Again: are we engaging in false witness when we -- even unintentionally and/or unconsciously, explictly or implicitly -- pass along the suggestion that these victims "were probably guilty of something" or "had it coming"?


(4) The "network" trope

The New York Times account is propelled by the notion of the "networks" that the victims were involved in.  The victim was a "leading figure in the Haqqani network."

In this context, this language has no clarifying power, but only serves to add to the imputation of guilt to the victims and to the perpetuation of a broader set of myths about the global "threats" against the U.S. that justify the "global war on terror" and all manner of unilateral and arbitrary U.S. violence.


(5) Significance of the public funeral

The one positive aspect of the article is the description of the very public funeral provided for the victims. The victim's funeral "was attended by about 2,000 people."

Alert readers will respond to this account by realizing that, whatever their other attributes, the victims were part of a community and the injury done to them is recognized as a harm to that community.

In fact, we are told that the victim was "the Taliban’s shadow governor for Paktika, the neighboring Afghan province." Are we supposed to hear this as more evidence of the victim's "liability"? Or should it instead give us pause?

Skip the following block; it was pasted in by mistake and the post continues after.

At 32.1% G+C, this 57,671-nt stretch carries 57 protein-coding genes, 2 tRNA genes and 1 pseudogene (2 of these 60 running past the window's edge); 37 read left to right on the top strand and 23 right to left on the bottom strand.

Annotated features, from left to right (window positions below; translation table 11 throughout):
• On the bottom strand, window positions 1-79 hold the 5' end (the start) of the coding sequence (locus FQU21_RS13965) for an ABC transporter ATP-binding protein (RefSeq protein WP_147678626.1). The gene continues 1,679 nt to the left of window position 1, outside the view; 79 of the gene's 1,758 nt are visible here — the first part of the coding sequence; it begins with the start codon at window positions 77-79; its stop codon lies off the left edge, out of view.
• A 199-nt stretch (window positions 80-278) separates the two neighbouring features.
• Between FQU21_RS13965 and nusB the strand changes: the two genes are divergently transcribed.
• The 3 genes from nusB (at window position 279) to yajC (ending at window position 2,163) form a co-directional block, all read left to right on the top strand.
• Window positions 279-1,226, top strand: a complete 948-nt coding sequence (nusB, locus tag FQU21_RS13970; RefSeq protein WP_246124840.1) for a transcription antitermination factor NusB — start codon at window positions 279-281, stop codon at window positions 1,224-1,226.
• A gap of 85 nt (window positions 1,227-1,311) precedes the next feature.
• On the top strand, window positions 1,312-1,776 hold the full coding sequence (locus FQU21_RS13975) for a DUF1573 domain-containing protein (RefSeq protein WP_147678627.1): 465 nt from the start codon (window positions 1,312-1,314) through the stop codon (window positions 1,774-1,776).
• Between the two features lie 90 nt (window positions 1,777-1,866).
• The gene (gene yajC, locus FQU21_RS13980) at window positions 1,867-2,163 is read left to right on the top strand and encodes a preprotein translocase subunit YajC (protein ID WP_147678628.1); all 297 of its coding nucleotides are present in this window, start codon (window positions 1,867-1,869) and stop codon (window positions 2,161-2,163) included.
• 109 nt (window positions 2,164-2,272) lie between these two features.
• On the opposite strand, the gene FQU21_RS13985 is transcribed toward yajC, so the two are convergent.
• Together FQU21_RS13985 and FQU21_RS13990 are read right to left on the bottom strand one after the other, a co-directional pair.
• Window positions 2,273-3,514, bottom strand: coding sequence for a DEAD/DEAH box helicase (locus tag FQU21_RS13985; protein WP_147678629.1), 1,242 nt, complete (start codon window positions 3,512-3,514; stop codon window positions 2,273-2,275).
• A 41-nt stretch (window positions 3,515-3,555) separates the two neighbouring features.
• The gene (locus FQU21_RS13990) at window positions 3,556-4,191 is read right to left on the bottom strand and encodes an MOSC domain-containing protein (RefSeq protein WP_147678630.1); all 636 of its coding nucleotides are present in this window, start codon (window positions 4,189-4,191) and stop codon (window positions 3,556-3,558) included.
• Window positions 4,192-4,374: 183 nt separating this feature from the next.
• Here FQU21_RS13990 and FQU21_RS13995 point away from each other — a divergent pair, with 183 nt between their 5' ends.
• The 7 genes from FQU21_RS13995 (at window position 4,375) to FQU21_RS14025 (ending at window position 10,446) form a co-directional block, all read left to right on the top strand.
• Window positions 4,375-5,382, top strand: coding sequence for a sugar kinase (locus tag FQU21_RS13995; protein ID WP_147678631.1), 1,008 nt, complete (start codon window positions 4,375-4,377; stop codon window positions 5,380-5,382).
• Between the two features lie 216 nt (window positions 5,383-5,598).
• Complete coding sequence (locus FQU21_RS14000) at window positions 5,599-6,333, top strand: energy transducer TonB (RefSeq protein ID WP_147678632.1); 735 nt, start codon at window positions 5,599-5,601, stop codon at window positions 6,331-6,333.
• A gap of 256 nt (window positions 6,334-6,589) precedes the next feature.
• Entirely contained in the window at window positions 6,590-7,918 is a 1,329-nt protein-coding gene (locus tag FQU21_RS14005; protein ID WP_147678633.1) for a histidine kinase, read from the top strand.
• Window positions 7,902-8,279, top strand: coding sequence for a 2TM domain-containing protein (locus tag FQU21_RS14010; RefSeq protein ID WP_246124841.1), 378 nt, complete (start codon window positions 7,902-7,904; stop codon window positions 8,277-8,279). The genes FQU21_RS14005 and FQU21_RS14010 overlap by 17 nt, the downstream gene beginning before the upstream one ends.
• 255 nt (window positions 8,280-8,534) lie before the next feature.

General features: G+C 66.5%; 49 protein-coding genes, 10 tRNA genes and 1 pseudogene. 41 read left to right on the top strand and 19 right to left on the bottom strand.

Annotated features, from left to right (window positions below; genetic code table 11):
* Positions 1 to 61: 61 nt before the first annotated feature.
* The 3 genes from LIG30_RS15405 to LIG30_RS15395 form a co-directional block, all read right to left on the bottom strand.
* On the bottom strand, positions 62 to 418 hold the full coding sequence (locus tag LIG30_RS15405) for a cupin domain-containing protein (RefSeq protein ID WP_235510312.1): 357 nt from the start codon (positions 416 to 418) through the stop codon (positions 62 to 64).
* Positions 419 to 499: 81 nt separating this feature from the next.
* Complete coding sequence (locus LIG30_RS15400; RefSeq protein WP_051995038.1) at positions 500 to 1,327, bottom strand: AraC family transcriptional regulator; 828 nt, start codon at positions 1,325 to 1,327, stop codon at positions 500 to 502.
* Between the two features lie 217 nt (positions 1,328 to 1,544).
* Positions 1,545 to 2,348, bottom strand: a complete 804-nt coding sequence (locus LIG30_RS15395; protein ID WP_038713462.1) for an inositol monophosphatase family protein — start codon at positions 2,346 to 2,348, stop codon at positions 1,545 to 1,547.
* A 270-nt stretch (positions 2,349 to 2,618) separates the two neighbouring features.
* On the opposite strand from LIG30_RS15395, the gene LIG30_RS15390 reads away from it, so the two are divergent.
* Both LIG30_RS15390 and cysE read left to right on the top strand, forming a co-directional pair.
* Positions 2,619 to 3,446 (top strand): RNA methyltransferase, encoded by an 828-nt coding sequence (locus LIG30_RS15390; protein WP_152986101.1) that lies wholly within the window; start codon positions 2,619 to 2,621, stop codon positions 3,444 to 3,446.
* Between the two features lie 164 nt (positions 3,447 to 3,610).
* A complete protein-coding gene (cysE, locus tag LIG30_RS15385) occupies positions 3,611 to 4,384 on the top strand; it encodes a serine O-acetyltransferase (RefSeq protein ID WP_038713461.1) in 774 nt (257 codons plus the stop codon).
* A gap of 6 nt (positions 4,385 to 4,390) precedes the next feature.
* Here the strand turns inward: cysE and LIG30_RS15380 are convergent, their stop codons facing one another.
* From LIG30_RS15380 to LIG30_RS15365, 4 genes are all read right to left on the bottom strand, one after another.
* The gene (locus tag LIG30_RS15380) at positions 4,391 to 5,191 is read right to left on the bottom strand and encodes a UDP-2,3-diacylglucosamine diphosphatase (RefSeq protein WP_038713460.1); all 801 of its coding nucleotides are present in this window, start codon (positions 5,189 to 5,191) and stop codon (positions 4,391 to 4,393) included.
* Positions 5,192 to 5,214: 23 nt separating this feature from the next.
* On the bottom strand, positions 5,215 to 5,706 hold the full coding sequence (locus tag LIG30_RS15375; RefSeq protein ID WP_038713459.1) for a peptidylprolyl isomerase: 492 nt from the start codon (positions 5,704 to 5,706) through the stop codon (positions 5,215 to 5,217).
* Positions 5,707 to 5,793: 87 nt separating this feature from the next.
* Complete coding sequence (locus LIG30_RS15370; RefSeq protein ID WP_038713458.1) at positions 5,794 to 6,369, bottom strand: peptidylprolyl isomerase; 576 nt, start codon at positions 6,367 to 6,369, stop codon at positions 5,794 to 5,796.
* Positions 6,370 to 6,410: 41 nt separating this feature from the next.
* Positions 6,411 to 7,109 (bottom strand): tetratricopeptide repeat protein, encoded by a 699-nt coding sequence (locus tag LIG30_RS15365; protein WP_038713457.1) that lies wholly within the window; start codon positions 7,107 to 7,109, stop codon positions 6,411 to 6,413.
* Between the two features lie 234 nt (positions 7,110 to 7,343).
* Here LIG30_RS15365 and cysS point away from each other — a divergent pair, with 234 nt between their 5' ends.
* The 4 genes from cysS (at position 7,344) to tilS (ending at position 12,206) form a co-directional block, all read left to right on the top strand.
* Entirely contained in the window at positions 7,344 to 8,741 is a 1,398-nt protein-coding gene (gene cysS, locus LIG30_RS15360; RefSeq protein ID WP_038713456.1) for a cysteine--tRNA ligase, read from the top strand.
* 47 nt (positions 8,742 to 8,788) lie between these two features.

(6) What is the social function that "militant" leaders provide in Pakistan/Afghanistan?

One man's "militant" . . . (Abdul Rasoul Sayyaf --
second from left -- with Hamid Karzai.)
It is time for us to start to try to understand more about the social function of "militant" leaders -- many of whom were U.S. allies in the war against the Soviet Union in Afghanistan. It is noteworthy that Abdul Rasoul Sayyaf has been identified by Hamid Karzai as a possible successor in Afghanistan. He is a "militant leader" of extreme potency with whom the U.S. has been in a range of relationships over the past two decades. When is a "militant leader" an ally? And when is he someone the U.S. kills with a drone? And does any of this bear any relationship to the role of these people in their local society/polity?


(7) Are we just feeding the real source of the problem?

Most important of all, when we read accounts such as these, we should ask ourselves: "Isn't this exactly what feeds hatred against the United States abroad? How can this possibly be suggested as a way to make Americans safer and the world a better place?"

Eternal Scream by Michael Schwartz

Related posts


The U.S. has a modus operandi for conducting military strikes while slipping past any genuine public accountability. It's worth a look at the Tuesday, October 29, 2013, New York Times account of a drone strike in Somalia the previous day: "Pentagon Says Shabab Bomb Specialist Is Killed in Missile Strike in Somalia." It's a case study in what's wrong with the U.S. drone wars.

(See October 28 in Somalia: Another Day, Another Drone Killing)


A new U.N. report makes it clear that the U.S. has to report fully on all its drone attacks.

(See 2014: The Year of Transparency (for U.S. Drone Use)?)








Five big realizations I'm taking away from the 2013 CODEPINK Drone Summit "Drones Around the Globe: Proliferation and Resistance" in Washington, DC.

(See The 2013 DC Drones Conference: 5 Big Takeaways )